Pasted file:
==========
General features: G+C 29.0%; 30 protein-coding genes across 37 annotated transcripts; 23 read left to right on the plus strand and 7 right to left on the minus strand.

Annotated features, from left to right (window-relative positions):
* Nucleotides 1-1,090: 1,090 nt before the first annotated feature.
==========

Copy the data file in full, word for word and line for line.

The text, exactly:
General features: G+C 29.0%; 30 protein-coding genes across 37 annotated transcripts; 23 read left to right on the plus strand and 7 right to left on the minus strand.

Annotated features, from left to right (window-relative positions):
* Nucleotides 1-1,090: 1,090 nt before the first annotated feature.